Tofu with Miso Glaze
This tofu with miso glaze recipe is every vegetarian’s favourite meal. Slathered in a sweet and savoury miso glaze, it’s definitely not your regular old tofu dish.
What is Tofu with Miso Glaze?
Traditionally known as miso dengaku, this recipe has been enjoyed in Japan since the 1500s.
So what is miso dengaku exactly? To put it in simple terms, miso dengaku is a general term for any miso-glazed dish. Popular ingredients include tofu, eggplant, daikon and konnyaku. This recipe calls for just tofu but you can use other ingredients as well.
If you’re cooking eggplant or tofu with a miso glaze recipe, they are usually skewered and grilled before adding the miso glaze. With the konnyaku or daikon, you boil them until they become tender before slathering on the thick coat of miso glaze on top.
The name dengaku comes from dengaku boshi (田楽法師), a stilt dancer who performed for the god of the rice field during rice planting. Since the skewered tofu resembles dengaku boshi, the dish was named after it.
About the Glaze
Miso on its own is a very versatile ingredient. It can be used in stir-fries, soups, salad dressings and marinades. There are also different kinds of miso and in traditional Japanese miso recipes, they tend to vary based on the region.
The most common type of miso used in tofu with miso glaze recipe is red or hatcho miso but any type of miso will work for this recipe! Red miso is very dark and has a long fermentation process which gives it a more intense and salty flavour. Similar to red miso, hatcho miso has a richer flavour than the more common white miso but it is also subtly tart. Hatcho is also made with 100 percent soybean while red has a mixture of soybean and rice.
To balance the naturally salty taste of the main ingredient of this recipe, we need to add sugar and mirin. An equal amount of miso and sugar are mixed together to create the miso glaze. If that’s too sweet for you, try reducing the amount of sugar and add in more mirin since it has a naturally sweet flavour.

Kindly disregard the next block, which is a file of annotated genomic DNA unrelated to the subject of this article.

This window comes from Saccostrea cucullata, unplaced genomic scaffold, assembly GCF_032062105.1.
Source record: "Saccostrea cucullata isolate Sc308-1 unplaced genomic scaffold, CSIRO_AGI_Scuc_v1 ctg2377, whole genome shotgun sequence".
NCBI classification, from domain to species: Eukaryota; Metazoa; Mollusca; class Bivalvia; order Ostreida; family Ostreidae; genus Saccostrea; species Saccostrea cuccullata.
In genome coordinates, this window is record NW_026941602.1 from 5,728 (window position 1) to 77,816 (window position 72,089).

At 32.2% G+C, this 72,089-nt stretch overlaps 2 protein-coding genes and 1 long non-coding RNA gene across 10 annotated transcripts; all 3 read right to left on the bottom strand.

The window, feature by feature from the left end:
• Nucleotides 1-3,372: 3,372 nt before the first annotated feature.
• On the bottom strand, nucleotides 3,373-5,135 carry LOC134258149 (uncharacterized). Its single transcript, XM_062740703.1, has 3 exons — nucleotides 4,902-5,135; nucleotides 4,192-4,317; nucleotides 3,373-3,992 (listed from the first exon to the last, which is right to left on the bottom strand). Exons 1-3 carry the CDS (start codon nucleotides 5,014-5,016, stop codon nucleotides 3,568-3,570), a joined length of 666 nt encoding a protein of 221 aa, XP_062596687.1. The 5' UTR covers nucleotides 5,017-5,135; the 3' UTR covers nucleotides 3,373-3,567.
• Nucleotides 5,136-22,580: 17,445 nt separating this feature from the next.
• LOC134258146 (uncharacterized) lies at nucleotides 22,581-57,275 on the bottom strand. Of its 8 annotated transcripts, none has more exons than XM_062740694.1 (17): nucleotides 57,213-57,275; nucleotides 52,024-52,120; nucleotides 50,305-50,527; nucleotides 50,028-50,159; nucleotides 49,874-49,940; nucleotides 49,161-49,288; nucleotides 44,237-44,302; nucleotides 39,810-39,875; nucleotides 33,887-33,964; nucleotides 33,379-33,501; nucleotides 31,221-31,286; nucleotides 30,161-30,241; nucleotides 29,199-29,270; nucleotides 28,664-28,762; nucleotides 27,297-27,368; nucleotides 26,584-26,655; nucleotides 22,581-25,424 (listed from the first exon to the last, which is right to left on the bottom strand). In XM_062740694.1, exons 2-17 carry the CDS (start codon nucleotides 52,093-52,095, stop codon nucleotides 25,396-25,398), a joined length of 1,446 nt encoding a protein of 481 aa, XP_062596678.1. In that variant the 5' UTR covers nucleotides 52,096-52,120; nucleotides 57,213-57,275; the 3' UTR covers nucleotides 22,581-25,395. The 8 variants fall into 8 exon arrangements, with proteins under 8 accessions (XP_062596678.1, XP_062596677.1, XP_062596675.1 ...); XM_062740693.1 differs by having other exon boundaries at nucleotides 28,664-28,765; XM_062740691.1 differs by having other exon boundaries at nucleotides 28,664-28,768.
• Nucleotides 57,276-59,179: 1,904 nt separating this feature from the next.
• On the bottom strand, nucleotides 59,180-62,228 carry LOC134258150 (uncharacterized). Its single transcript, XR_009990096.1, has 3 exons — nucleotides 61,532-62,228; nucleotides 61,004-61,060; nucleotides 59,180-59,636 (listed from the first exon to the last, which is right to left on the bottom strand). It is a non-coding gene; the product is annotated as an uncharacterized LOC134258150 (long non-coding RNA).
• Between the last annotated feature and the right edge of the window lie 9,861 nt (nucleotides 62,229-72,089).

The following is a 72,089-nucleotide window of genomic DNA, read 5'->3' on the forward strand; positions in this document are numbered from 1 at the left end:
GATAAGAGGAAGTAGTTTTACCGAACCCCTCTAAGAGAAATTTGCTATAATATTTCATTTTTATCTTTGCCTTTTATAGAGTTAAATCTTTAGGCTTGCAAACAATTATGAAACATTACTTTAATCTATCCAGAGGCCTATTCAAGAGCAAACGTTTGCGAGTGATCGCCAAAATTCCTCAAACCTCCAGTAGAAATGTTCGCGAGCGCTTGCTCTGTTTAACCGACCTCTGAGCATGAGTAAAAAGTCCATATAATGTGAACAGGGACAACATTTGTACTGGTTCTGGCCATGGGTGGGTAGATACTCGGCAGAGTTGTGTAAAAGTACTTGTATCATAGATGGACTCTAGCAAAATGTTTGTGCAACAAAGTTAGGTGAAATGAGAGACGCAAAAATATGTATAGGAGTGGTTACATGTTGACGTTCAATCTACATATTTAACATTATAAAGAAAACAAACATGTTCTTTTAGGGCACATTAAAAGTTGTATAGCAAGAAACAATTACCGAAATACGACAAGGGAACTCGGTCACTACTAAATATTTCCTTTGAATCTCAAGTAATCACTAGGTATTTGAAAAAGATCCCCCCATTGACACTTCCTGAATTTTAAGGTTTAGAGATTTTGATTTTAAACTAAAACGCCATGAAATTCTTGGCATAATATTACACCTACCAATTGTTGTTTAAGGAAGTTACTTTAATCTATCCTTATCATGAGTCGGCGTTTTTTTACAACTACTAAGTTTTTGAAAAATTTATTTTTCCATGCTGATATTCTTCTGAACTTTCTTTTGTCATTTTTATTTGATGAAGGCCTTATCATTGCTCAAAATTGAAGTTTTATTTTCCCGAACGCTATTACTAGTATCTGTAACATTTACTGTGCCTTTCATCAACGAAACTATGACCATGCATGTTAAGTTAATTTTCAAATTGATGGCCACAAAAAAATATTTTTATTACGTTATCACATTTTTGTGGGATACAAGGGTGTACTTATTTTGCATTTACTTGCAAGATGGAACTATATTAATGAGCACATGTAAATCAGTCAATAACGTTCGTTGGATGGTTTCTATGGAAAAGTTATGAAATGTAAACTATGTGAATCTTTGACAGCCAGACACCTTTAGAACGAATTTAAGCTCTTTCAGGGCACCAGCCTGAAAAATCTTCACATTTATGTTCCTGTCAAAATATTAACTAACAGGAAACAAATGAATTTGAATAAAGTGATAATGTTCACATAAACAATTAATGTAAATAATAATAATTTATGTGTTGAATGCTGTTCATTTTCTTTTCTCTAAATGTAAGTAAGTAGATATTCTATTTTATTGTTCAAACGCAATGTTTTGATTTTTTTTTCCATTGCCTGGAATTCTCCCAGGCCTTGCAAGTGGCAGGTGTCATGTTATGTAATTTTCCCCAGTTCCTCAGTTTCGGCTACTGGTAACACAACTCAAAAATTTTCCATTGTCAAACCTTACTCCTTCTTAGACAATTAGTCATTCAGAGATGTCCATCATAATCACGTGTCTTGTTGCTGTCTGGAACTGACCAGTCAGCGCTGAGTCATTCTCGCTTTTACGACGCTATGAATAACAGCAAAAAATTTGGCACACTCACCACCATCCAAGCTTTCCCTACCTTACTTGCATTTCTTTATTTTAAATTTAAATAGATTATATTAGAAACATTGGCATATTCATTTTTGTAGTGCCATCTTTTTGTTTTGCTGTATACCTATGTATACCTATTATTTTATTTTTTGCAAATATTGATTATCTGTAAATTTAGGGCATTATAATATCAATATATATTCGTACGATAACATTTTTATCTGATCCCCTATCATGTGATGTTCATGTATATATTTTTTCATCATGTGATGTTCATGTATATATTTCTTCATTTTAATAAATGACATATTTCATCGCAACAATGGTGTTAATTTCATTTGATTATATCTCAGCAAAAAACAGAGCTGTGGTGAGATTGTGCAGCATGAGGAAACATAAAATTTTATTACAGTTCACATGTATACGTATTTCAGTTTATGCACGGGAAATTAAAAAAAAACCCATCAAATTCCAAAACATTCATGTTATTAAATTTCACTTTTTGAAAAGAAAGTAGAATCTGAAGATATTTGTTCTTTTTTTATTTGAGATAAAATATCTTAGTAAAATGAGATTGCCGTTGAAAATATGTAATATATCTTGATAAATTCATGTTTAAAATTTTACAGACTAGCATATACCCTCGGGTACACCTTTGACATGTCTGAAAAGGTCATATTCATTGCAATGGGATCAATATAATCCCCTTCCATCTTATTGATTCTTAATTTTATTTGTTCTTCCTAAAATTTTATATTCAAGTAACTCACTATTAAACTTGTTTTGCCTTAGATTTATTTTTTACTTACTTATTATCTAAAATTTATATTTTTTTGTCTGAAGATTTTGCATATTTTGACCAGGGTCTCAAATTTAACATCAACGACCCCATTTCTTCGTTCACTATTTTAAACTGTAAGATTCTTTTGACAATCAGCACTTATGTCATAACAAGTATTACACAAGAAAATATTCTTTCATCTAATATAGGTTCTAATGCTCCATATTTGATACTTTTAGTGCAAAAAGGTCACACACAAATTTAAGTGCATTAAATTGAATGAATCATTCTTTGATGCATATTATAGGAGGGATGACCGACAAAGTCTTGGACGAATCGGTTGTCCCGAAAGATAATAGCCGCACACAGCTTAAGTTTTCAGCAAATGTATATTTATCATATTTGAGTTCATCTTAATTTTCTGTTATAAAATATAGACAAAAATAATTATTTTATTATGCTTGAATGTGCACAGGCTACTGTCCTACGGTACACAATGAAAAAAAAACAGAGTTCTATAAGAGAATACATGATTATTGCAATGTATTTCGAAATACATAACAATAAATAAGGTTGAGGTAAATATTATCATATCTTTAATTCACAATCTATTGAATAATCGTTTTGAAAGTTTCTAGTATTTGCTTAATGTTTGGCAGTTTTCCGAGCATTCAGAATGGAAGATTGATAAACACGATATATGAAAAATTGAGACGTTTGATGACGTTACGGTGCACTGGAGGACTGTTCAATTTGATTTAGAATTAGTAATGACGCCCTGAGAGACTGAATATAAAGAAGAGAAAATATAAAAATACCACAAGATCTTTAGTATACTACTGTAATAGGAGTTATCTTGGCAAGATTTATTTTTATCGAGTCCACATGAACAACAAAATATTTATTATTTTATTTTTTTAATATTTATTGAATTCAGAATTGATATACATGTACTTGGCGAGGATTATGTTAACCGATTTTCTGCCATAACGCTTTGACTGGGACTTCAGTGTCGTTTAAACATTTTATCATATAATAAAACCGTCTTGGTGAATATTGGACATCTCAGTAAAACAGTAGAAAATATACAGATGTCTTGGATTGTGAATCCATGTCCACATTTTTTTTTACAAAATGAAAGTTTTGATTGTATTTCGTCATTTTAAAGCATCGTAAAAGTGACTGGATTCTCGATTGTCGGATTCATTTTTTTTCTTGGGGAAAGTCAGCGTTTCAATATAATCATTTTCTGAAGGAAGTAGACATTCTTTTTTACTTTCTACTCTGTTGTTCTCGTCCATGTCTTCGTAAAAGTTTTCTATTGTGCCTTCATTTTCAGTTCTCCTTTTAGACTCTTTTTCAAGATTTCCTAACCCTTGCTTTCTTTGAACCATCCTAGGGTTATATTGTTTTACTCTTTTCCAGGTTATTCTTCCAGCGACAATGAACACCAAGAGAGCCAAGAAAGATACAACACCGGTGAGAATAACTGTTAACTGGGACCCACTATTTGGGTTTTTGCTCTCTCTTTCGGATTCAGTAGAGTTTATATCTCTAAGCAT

If you feel the miso flavour is too strong (especially if you are using hatcho miso), you can add dashi to dilute a bit.
Now let’s get started on this tofu with miso glaze recipe! If you enjoy this recipe, also try our Miso-Glazed Salmon recipe.
Tofu with Miso Glaze
- 2 tbsp sake
- 2 tbsp mirin
- 2 tbsp sugar use 3 tbsp instead if you use hatcho miso
- 4 tbsp red miso or substitute for any kind of miso
- 2 medium firm tofu
- 1 tbsp vegetable oil
- 1 tsp toasted sesame seeds
Prepping the Tofu
- Preheat the oven to 400 ºF.
- You should begin by dehydrating the tofu. Wrap two sheets around each piece of tofu and press the tofu between 2 plates for 30 minutes. You can set something heavy on top of the plates instead of pressing for the entire time.
- Once the tofu has been dehydrated, cut them into bite-sized pieces.
- Line a baking sheet with some parchment paper and place the tofu pieces on it. Brush the tofu with vegetable oil and bake for 20 to 30 minutes.
- Do not turn off the oven after the tofu is finished baking. You will need it again later but while waiting for it to bake, get started on the miso glaze.
Miso Glaze Sauce
- Combine the sake, mirin, sugar and miso in a saucepan. Make sure to stir constantly so that the miso doesn’t burn.
- Bring the mixture to a gentle simmer over low heat and cook for 2 to 3 minutes.
- Once the miso sauce has thickened into a glaze, remove from the heat it is ready to use. If you have extra, you can store it in an airtight container in the fridge for up to 3 to 4 weeks.
- Slather it evenly on top of the tofu pieces once they have finished baking. Adjust one of the baking racks in the oven to be 6 inches from the heating unit. Broil the tofu with miso glaze for 3 minutes, or until the top has nice char and caramelization.
- Transfer to a serving platter, garnish with sesame seeds and serve immediately. Enjoy!